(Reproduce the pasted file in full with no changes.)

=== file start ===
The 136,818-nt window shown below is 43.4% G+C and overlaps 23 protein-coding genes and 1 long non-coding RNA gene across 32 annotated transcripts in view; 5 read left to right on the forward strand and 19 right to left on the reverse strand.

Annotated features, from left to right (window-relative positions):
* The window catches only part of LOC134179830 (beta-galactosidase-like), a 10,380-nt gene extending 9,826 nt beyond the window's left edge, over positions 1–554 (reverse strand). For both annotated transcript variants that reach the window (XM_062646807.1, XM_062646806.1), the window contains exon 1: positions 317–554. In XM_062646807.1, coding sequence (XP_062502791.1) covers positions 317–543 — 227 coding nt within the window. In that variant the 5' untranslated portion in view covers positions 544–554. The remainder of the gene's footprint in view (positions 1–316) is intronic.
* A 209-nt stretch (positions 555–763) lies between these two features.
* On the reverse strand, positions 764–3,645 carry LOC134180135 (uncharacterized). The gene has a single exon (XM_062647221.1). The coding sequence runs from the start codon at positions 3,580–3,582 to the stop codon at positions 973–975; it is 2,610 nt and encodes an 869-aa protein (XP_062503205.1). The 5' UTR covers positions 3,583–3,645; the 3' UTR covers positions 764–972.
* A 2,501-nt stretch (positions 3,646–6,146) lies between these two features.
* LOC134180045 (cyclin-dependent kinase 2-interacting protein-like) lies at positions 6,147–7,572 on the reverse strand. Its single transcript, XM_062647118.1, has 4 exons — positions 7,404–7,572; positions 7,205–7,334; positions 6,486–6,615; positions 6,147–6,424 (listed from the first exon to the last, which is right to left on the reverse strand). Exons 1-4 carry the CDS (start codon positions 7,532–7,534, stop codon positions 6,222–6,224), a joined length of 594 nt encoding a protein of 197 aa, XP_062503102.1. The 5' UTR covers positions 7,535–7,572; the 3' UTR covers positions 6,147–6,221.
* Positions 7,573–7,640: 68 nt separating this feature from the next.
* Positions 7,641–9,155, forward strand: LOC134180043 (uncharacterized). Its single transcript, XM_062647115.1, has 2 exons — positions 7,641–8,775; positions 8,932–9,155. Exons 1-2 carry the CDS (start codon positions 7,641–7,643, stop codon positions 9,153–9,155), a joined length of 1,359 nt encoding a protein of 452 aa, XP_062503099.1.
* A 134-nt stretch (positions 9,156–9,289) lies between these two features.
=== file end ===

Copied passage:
The 136,818-nt window shown below is 43.4% G+C and overlaps 23 protein-coding genes and 1 long non-coding RNA gene across 32 annotated transcripts in view; 5 read left to right on the forward strand and 19 right to left on the reverse strand.

Annotated features, from left to right (window-relative positions):
* The window catches only part of LOC134179830 (beta-galactosidase-like), a 10,380-nt gene extending 9,826 nt beyond the window's left edge, over positions 1–554 (reverse strand). For both annotated transcript variants that reach the window (XM_062646807.1, XM_062646806.1), the window contains exon 1: positions 317–554. In XM_062646807.1, coding sequence (XP_062502791.1) covers positions 317–543 — 227 coding nt within the window. In that variant the 5' untranslated portion in view covers positions 544–554. The remainder of the gene's footprint in view (positions 1–316) is intronic.
* A 209-nt stretch (positions 555–763) lies between these two features.
* On the reverse strand, positions 764–3,645 carry LOC134180135 (uncharacterized). The gene has a single exon (XM_062647221.1). The coding sequence runs from the start codon at positions 3,580–3,582 to the stop codon at positions 973–975; it is 2,610 nt and encodes an 869-aa protein (XP_062503205.1). The 5' UTR covers positions 3,583–3,645; the 3' UTR covers positions 764–972.
* A 2,501-nt stretch (positions 3,646–6,146) lies between these two features.
* LOC134180045 (cyclin-dependent kinase 2-interacting protein-like) lies at positions 6,147–7,572 on the reverse strand. Its single transcript, XM_062647118.1, has 4 exons — positions 7,404–7,572; positions 7,205–7,334; positions 6,486–6,615; positions 6,147–6,424 (listed from the first exon to the last, which is right to left on the reverse strand). Exons 1-4 carry the CDS (start codon positions 7,532–7,534, stop codon positions 6,222–6,224), a joined length of 594 nt encoding a protein of 197 aa, XP_062503102.1. The 5' UTR covers positions 7,535–7,572; the 3' UTR covers positions 6,147–6,221.
* Positions 7,573–7,640: 68 nt separating this feature from the next.
* Positions 7,641–9,155, forward strand: LOC134180043 (uncharacterized). Its single transcript, XM_062647115.1, has 2 exons — positions 7,641–8,775; positions 8,932–9,155. Exons 1-2 carry the CDS (start codon positions 7,641–7,643, stop codon positions 9,153–9,155), a joined length of 1,359 nt encoding a protein of 452 aa, XP_062503099.1.
* A 134-nt stretch (positions 9,156–9,289) lies between these two features.